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If you’ve had COVID-19, you may be more likely to develop gastrointestinal disorders like heartburn or gastroesophageal reflux disease (GERD) in the year after your infection than those who were never infected, per a new study in Nature Communications.
Researchers analyzed data from the U.S. Department of Veterans Affairs national health care databases and built a cohort of 154,068 people with COVID-19. They also created a set of more than 5.6 million controls who did not have COVID-19 during the same time and 5.8 million historical controls (from before the pandemic) to compare.
They found that beyond the first 30 days of infection, gastrointestinal (GI) disorders were 36 percent more likely in people with COVID-19 compared with people who had not been infected. The most common diagnoses were illnesses related to acid, such as GERD and stomach ulcers.
Compared with patients in control groups, those who had been infected with COVID-19 had a:
- 62% increased risk of ulcers in the lining of the stomach or small intestine
- 54% increased risk of irritable bowel syndrome
- 54% increased risk of digestive symptoms such as constipation, diarrhea, bloating, vomiting, and abdominal pain
- 47% increased risk of inflammation of the stomach lining
- 46% increased risk of acute pancreatitis
- 36% increased risk of an upset stomach without an obvious cause
- 35% increased risk of acid reflux disease
The gastrointestinal system includes the mouth, throat, esophagus, stomach, small and large intestines, rectum and anus, and organs that produce enzymes to aid in the digestion of food and liquids — such as the liver and pancreas. GI conditions can range from mild issues like stomach upset to potentially fatal conditions such as liver failure and acute pancreatitis.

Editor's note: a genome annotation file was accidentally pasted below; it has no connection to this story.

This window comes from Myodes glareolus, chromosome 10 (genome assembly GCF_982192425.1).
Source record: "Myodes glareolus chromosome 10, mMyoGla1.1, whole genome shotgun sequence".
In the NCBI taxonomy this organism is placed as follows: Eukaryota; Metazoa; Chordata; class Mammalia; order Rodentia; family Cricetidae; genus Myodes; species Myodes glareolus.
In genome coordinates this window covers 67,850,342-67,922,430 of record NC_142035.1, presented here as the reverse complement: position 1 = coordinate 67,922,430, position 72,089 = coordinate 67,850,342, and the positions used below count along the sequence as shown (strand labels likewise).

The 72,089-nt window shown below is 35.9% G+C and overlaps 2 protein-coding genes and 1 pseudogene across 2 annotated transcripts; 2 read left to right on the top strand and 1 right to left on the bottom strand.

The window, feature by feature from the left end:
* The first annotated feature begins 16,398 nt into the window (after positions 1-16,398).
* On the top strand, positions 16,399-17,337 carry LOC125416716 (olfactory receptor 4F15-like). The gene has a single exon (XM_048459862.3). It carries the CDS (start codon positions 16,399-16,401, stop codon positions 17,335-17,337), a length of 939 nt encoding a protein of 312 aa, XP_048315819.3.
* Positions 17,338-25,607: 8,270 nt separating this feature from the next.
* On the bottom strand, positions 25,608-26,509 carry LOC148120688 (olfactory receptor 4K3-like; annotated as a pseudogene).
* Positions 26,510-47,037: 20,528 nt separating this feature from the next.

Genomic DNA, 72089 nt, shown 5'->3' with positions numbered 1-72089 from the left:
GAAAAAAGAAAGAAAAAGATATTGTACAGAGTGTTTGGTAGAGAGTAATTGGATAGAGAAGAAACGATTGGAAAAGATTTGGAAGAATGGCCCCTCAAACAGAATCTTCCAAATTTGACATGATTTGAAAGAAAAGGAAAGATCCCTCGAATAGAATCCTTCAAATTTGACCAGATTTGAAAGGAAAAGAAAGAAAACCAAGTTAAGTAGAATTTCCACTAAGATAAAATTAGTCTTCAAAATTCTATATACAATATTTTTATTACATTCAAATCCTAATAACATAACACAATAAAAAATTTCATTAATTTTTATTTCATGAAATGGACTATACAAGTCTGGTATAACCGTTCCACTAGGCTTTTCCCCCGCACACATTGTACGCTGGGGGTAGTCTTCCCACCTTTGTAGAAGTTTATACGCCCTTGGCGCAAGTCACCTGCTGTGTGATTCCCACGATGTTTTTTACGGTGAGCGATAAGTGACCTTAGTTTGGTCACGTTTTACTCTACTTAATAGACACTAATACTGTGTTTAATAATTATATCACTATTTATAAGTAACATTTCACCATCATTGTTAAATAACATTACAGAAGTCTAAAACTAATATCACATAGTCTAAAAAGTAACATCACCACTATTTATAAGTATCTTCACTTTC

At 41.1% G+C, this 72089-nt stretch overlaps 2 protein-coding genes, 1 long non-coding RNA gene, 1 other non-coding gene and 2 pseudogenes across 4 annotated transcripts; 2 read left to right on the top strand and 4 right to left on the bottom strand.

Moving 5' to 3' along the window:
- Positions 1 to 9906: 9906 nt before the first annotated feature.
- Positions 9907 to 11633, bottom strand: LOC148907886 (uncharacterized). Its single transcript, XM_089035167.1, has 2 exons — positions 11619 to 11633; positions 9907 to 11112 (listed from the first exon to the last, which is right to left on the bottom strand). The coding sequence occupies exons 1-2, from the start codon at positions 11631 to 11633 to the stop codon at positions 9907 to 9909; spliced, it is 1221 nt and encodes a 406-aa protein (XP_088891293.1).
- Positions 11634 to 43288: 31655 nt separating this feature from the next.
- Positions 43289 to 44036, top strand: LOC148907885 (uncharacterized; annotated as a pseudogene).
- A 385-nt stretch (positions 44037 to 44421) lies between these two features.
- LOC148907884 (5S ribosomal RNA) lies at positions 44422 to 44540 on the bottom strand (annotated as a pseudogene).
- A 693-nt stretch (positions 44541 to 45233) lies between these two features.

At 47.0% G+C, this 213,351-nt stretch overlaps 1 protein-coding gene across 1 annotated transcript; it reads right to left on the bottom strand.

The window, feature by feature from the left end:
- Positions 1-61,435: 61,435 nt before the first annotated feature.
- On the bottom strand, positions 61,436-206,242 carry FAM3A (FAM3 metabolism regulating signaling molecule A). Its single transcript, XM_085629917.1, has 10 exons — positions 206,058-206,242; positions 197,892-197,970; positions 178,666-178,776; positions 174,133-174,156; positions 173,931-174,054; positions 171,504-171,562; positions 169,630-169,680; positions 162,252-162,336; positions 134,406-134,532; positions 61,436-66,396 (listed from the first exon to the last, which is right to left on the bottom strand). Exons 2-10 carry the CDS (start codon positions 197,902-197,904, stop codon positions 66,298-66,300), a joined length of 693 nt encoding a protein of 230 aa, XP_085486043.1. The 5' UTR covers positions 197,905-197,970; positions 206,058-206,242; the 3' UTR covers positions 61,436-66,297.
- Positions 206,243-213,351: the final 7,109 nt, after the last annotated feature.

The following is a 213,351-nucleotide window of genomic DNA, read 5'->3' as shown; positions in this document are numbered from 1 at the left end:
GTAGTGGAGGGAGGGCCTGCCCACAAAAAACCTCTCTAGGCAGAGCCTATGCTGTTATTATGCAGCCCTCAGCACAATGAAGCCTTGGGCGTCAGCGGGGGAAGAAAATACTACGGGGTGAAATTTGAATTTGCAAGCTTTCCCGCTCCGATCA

What These Findings Mean
“At this point in our research, the findings on the GI tract and long COVID did not surprise us,” said senior author Ziyad Al-Aly, MD, a Clinical Epidemiologist at Washington University, in a press release. “The virus can be destructive, even among those considered healthy or who have had mild infections. We’re seeing COVID-19’s ability to attack any organ system in the body, sometimes with serious long-term consequences, including death.”
Dr. Al-Aly’s prior research has found that COVID-19 may have lingering effects on the brain, heart, kidneys, and other organs. In fact, his work has identified about 80 adverse health outcomes associated with long COVID. That said, experts have not yet pinpointed a uniform definition for long COVID. (Here’s what you should know about long COVID risk factors if you’re immunocompromised.)
The researchers estimate that COVID-19 infections have contributed to more than 6 million new cases of GI disorders in the U.S. and 42 million globally.
“Taken with all the evidence that has accumulated thus far, the findings in this report call for the urgent need to double down and accelerate our effort to develop strategies to prevent and treat the long-term health effects after COVID-19 infection,” added Dr. Al-Aly.
Gastrointestinal issues can sometimes involve a long, difficult path to diagnosis, which requires patients to advocate for themselves. Read about one man’s journey to getting diagnosed with ulcerative colitis — and how he finally found the answers he needed.
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Xu E, at al. Long-term gastrointestinal outcomes of COVID-19. Nature Communications. March 7, 2023. doi: https://doi.org/10.1038/s41467-023-36223-7.
COVID-19 infections raise risk of long-term gastrointestinal problems. Washington University School of Medicine in St. Louis. March 7, 2023. https://medicine.wustl.edu/news/covid-19-infections-raise-risk-of-long-term-gastrointestinal-problems/.